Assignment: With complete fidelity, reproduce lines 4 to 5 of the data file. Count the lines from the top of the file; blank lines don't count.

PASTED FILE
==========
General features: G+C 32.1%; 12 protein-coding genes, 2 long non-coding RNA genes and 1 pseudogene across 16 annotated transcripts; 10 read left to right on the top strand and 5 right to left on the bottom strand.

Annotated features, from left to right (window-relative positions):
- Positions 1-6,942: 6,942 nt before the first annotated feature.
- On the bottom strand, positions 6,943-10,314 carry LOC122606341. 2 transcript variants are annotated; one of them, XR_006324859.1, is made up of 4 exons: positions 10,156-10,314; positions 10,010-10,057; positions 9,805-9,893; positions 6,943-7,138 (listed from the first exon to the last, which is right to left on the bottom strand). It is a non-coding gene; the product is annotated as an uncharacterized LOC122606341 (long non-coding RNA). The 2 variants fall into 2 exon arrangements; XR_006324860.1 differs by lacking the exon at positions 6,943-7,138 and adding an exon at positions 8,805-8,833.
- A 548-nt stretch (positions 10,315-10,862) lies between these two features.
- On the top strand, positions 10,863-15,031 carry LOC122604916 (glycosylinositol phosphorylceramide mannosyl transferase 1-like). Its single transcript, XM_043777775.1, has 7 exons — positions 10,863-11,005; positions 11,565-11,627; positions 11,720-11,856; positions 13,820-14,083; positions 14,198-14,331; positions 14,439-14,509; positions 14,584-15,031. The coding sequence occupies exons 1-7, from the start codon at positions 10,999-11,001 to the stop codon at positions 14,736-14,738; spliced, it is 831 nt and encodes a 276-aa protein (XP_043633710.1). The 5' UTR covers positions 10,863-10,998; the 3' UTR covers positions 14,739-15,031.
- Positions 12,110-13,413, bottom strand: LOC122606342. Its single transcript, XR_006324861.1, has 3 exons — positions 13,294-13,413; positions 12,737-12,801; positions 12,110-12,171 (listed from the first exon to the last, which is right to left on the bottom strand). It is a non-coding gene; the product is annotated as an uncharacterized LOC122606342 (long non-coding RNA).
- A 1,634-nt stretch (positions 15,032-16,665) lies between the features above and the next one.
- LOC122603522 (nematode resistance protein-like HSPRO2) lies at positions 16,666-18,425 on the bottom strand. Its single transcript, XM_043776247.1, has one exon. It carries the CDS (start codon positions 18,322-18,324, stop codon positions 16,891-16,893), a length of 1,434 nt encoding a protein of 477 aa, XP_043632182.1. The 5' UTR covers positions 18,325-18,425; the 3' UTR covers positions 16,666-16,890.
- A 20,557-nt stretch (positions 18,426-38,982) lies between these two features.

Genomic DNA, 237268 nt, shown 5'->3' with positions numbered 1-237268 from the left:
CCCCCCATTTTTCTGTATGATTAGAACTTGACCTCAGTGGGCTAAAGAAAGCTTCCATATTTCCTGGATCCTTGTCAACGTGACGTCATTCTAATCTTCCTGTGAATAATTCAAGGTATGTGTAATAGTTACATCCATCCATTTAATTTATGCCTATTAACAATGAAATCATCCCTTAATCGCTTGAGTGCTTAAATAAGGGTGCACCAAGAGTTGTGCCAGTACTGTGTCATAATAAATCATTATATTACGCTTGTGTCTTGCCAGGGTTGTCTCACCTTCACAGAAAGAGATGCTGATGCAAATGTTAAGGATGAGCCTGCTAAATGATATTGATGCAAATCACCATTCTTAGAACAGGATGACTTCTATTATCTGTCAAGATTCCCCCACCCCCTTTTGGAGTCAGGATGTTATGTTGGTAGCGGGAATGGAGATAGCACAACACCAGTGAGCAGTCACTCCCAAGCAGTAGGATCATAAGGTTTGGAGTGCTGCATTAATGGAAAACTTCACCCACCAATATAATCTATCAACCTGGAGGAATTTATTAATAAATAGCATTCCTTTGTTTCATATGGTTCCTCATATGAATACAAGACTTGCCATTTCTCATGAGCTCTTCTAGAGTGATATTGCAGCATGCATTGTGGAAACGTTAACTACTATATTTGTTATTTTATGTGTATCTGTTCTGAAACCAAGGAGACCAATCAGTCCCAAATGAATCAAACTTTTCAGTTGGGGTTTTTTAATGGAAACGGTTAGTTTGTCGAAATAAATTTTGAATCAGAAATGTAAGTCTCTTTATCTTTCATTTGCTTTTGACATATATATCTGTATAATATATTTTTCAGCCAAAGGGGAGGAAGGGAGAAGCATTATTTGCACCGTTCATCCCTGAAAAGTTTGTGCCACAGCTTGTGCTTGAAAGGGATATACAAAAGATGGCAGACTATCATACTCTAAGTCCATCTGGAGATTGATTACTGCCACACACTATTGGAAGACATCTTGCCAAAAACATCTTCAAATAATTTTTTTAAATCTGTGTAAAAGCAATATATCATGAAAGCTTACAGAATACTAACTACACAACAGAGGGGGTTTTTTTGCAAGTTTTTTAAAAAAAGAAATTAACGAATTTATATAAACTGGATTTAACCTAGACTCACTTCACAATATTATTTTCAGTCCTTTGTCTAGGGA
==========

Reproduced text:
- On the bottom strand, positions 6,943-10,314 carry LOC122606341. 2 transcript variants are annotated; one of them, XR_006324859.1, is made up of 4 exons: positions 10,156-10,314; positions 10,010-10,057; positions 9,805-9,893; positions 6,943-7,138 (listed from the first exon to the last, which is right to left on the bottom strand). It is a non-coding gene; the product is annotated as an uncharacterized LOC122606341 (long non-coding RNA). The 2 variants fall into 2 exon arrangements; XR_006324860.1 differs by lacking the exon at positions 6,943-7,138 and adding an exon at positions 8,805-8,833.
- A 548-nt stretch (positions 10,315-10,862) lies between these two features.